It’s getting to the end of the year. For me, it’s the end of my first semester as a grad student. And, like everyone, I’ve gone through ups and downs. Right now I’m facing a somewhat “downer” period than usual. Some of it has to do with the end of the year. A lot has to do with saying goodbye to several friends I made this semester.
I haven’t always been the most comfortable person in social settings. Making friends in high school was pretty hard for me. College came slightly easier, but still I spent most of my time alone, without much of an inner circle.
During my first semester back, I met a lot of new people. Not just the ones in my program, but the students living in my apartment building who were part of a semester-long intern program. We hung out like best friends, even though we had all just met each other. We went out together and experienced the D.C. nightlife.
But more importantly I found myself bonding uniquely with this group of people. We forged friendships over late-night beers, D.C. sightseeing, and long, drawn out discussions on U.S. politics.
Early on I realized that, because of my two-year program, I would be one of the few students staying past a semester. But I never expected to acquire the strong friendships I have with the people around me. It feels very strange to think of them leaving. It also makes me sad.
It’s obviously very hard to say goodbye to someone you’ve formed a personal connection with. Humanity thrives on interpersonal relationships. Saying “bye” to an entire group is even tougher. It really won’t feel the same coming back, when everyone’s moved out. But there will be a new of group of students to meet and mingle with. Perhaps even start a few new friendships with.
Depression can feel like confusion at times when it hits you: pure and utter confusion. For me it was not knowing what comes next, once my friends leave. The time, however cherished, has passed swiftly like words on the wind. It almost feels like the end of something, rather than a transition.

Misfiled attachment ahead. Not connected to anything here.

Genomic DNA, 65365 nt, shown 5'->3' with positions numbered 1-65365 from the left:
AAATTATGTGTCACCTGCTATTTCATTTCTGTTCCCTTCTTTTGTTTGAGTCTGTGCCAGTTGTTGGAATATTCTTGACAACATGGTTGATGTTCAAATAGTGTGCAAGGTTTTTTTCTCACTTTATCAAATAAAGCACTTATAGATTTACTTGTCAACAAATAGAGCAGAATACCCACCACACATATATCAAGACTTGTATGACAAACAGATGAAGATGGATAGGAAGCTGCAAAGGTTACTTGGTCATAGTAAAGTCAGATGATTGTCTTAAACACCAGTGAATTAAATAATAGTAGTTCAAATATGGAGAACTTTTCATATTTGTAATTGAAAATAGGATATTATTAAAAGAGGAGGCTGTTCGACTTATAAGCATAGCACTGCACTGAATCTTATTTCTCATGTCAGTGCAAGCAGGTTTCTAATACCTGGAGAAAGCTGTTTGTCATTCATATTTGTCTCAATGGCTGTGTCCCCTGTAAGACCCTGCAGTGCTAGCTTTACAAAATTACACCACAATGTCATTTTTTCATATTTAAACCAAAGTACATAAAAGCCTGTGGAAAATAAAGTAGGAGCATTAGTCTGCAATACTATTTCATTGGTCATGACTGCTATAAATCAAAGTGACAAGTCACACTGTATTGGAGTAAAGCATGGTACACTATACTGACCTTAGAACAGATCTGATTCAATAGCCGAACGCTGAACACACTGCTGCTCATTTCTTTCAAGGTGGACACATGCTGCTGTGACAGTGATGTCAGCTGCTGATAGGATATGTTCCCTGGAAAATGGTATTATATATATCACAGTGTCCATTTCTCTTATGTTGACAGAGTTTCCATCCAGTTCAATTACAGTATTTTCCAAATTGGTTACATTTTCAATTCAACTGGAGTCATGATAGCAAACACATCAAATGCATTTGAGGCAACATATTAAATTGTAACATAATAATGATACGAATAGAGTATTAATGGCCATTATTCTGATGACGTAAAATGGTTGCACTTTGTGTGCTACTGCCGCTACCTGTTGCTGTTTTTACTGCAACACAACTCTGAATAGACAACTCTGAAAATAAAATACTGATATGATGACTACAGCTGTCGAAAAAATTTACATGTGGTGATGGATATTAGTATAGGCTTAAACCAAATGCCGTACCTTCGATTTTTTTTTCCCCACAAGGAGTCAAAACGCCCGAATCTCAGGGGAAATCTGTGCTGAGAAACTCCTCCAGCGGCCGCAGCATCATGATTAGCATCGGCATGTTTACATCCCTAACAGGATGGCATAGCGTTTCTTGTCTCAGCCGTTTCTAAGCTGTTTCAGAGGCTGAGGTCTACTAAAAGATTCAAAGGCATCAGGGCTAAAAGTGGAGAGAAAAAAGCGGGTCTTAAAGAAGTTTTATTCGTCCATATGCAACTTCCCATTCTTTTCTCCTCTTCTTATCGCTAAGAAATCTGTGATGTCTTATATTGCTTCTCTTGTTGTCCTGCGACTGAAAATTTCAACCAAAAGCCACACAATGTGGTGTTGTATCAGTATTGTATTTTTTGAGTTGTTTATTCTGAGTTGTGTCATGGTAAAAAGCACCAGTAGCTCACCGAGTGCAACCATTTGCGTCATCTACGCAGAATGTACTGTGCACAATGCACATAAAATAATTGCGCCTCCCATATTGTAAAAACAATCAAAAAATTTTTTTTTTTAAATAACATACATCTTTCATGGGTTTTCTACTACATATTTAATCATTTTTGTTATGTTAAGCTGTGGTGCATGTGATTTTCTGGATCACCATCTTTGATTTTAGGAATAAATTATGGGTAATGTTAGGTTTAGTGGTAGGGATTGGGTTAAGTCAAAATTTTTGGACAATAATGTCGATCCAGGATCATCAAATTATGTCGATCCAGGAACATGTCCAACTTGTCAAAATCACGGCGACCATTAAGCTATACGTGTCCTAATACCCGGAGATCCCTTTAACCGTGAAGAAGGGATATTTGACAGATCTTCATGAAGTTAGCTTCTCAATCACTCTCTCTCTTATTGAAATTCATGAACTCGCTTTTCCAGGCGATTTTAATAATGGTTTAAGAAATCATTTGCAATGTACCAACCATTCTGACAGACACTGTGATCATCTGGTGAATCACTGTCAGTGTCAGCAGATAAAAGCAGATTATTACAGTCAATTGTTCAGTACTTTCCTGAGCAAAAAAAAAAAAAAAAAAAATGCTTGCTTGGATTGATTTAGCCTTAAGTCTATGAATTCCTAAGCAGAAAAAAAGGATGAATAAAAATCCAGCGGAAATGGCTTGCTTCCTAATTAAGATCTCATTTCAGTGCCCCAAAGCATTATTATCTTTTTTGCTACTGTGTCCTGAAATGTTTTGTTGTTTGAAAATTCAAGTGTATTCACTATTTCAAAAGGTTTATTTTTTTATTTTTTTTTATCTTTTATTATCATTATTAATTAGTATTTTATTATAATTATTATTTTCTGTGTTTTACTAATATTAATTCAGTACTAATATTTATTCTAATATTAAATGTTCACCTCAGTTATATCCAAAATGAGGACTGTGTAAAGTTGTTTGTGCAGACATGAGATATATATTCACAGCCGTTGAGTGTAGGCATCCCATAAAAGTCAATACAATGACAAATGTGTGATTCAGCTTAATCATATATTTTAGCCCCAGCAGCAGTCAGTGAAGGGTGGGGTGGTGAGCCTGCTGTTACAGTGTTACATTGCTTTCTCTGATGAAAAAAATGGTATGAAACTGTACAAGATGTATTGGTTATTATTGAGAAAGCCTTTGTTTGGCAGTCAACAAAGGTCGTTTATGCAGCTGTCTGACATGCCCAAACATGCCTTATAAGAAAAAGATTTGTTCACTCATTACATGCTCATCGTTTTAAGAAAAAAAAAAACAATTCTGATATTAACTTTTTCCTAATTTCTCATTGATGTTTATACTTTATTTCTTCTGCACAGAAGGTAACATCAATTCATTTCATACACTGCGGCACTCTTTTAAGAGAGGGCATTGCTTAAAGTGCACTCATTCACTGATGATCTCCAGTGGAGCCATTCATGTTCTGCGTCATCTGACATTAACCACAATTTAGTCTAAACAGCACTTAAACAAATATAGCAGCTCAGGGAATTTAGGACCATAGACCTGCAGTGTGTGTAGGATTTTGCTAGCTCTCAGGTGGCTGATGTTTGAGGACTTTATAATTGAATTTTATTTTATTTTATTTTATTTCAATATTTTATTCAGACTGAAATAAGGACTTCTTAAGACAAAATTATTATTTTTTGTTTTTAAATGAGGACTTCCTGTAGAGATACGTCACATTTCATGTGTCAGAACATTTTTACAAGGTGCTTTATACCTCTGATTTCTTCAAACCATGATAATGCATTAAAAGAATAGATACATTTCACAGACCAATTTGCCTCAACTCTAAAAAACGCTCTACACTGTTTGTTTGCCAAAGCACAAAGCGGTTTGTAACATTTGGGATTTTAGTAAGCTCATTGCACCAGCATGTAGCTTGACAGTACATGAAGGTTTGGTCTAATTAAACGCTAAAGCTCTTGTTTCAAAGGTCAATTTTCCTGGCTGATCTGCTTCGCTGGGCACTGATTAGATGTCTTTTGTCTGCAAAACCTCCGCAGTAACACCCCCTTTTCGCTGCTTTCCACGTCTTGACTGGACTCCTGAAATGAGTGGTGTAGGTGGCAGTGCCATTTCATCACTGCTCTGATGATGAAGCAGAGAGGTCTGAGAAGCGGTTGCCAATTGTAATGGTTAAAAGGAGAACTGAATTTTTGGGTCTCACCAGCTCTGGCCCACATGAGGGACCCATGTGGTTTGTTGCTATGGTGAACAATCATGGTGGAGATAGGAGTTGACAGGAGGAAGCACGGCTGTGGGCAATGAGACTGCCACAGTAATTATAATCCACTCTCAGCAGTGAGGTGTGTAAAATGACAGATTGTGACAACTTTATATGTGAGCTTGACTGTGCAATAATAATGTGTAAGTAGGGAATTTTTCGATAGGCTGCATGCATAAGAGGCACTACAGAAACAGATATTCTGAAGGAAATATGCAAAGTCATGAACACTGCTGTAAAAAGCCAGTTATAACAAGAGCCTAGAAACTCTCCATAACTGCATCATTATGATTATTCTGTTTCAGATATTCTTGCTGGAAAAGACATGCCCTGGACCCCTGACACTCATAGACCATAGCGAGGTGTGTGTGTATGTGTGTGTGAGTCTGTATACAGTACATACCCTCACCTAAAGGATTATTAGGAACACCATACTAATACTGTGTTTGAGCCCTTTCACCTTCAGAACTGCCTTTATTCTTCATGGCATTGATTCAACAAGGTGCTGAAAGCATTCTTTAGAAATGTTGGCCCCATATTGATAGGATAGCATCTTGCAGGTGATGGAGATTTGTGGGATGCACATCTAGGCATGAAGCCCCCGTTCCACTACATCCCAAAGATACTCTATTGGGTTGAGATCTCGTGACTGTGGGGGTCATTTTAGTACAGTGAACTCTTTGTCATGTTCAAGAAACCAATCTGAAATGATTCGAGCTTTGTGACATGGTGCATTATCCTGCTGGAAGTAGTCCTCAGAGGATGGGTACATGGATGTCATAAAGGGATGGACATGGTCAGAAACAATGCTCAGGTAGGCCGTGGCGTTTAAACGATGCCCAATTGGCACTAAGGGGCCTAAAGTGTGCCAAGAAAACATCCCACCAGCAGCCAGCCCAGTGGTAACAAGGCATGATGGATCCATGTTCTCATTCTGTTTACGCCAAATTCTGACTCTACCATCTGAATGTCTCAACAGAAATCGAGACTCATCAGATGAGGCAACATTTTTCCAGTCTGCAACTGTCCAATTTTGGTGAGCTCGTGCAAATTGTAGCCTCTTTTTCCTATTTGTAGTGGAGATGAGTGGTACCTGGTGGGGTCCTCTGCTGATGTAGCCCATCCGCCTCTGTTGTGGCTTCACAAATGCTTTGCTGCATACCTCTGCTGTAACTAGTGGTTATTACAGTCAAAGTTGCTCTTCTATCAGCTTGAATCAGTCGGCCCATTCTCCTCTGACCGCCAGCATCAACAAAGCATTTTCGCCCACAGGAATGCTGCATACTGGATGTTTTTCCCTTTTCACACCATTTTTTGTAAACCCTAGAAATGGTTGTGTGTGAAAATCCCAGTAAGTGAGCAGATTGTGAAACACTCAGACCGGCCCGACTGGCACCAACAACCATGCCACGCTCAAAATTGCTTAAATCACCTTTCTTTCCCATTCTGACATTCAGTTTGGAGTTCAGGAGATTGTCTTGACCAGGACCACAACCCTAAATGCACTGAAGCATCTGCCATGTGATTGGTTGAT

When new friends come to occupy personal spaces you can hardly imagine the same spaces without them. Watching them go can leave you with a case of the downers. Even if you know you’ll be meeting “new” people soon enough. The only thought running rampant through your mind is watching the “old” ones go.
What I’ll remember the most, though, is what one of my friends told me: it’s not about the amount of time spent, but the bonds you form with people. A precious moment can come and go. But it’s still a precious moment, no less. Bonds are transcendental: something that lasts beyond borders. Again, I’m trying to avoid making some corny, cliche self-help post. But I really believe in the value of those words. New friends make new memories: memories you can keep with you. That’s a factor that far surpasses time and space.
The fact that I was able to make new friends, while going though periods of deep anxiety/depression is an accomplishment, even if I am sad now to see them leave. What this shows me is that there are other moments ahead. If I made friends once, I can do it again.
Adjusting to change is just the hard part.